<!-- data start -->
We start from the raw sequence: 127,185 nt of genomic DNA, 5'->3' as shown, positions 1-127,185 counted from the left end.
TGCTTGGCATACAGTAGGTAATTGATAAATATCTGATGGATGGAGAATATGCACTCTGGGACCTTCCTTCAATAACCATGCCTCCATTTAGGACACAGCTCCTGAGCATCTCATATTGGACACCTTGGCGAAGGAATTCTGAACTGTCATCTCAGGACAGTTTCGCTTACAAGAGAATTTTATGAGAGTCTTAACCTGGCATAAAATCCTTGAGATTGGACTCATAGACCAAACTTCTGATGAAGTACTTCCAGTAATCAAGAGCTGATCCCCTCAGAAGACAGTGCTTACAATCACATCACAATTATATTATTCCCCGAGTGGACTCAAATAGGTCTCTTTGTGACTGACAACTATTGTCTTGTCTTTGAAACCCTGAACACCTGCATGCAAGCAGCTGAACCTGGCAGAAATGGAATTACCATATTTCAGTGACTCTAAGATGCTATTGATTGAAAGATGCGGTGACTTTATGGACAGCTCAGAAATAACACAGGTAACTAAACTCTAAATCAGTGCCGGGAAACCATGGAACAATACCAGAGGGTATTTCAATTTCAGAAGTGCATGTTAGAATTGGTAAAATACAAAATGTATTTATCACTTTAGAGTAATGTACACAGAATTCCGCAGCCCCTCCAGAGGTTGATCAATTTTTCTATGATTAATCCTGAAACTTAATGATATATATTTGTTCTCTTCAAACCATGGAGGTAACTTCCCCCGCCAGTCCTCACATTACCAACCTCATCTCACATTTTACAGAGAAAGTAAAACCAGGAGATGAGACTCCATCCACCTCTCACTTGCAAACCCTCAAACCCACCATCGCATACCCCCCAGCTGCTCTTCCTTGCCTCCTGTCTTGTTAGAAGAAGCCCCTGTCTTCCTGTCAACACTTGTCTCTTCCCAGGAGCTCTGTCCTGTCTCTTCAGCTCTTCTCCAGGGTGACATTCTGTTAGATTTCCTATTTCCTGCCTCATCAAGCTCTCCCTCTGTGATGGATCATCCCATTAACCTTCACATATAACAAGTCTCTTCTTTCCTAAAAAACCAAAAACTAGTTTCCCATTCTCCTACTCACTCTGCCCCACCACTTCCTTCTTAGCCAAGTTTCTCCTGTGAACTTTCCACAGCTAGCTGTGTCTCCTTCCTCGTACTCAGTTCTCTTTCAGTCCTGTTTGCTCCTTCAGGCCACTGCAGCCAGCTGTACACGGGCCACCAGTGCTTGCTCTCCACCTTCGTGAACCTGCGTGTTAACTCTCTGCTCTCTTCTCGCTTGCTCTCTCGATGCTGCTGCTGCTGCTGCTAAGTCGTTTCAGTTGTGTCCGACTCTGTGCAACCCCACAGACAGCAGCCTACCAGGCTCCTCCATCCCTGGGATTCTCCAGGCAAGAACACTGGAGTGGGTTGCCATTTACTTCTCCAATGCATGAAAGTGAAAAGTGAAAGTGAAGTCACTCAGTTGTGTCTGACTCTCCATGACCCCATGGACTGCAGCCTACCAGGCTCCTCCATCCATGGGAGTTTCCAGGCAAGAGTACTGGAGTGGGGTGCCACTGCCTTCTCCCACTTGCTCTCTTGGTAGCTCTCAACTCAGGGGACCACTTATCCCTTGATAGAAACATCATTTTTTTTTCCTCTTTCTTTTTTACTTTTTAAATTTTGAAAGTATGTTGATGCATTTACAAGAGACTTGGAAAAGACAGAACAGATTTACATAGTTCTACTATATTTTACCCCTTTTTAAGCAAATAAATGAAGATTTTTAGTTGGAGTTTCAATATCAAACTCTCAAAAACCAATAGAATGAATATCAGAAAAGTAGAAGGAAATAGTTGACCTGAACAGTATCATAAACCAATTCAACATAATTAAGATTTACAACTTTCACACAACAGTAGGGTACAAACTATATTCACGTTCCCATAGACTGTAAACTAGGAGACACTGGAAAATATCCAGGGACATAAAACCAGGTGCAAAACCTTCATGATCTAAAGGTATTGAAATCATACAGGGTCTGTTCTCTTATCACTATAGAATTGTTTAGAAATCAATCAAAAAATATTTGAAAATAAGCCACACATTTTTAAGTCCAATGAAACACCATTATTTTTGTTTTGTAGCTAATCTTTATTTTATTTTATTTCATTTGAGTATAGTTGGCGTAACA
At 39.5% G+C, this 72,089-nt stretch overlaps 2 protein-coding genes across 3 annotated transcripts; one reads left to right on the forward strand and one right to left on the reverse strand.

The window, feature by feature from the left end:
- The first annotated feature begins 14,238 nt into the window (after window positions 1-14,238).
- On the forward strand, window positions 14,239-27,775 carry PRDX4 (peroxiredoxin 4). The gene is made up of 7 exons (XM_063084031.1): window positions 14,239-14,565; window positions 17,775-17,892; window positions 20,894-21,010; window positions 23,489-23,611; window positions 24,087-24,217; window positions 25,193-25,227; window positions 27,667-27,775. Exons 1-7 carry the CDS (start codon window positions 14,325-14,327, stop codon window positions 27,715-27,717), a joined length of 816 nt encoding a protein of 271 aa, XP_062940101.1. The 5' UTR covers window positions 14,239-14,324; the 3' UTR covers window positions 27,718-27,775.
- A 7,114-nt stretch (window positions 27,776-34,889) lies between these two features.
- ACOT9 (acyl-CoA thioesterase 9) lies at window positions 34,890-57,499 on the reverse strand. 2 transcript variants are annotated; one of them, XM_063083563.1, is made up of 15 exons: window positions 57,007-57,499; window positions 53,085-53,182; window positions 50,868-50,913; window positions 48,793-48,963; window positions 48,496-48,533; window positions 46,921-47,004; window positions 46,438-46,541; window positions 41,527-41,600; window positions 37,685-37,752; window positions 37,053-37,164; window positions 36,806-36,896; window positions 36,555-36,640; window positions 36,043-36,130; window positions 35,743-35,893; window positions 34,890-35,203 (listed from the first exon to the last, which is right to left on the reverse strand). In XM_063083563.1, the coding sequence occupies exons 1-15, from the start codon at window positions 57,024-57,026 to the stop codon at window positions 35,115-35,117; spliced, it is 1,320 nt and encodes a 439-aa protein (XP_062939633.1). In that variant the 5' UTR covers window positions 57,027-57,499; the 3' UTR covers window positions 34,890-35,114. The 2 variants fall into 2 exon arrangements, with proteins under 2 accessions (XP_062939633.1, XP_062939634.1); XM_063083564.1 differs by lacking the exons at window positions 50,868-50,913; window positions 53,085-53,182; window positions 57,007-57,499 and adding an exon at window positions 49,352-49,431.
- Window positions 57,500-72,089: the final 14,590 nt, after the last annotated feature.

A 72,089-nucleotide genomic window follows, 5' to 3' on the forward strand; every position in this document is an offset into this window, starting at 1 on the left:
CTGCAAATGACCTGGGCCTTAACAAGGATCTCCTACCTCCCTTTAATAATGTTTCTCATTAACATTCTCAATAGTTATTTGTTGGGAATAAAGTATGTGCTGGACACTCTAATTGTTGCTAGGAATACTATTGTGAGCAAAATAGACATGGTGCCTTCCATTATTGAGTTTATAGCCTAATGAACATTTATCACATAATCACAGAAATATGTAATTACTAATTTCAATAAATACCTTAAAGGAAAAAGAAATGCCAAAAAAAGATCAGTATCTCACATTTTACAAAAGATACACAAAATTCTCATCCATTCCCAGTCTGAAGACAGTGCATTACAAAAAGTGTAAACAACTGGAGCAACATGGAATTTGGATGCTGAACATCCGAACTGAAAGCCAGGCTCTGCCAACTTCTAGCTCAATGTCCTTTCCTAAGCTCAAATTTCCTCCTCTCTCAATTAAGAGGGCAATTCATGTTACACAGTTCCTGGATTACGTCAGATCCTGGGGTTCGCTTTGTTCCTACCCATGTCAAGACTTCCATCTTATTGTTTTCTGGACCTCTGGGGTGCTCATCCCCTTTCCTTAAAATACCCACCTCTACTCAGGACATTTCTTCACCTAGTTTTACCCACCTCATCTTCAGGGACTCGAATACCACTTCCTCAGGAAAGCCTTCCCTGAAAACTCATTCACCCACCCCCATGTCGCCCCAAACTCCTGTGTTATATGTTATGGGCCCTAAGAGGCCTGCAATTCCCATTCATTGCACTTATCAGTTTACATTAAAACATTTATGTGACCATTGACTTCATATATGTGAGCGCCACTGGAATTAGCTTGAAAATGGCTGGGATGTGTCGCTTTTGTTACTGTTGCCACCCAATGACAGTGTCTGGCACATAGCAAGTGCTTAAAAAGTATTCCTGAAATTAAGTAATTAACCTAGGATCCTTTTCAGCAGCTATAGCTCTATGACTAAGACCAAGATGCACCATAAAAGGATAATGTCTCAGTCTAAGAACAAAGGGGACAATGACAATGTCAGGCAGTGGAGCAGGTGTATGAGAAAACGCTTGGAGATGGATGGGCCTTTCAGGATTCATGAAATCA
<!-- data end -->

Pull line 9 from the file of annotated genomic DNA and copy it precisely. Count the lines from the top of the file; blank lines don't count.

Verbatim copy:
- Window positions 57,500-72,089: the final 14,590 nt, after the last annotated feature.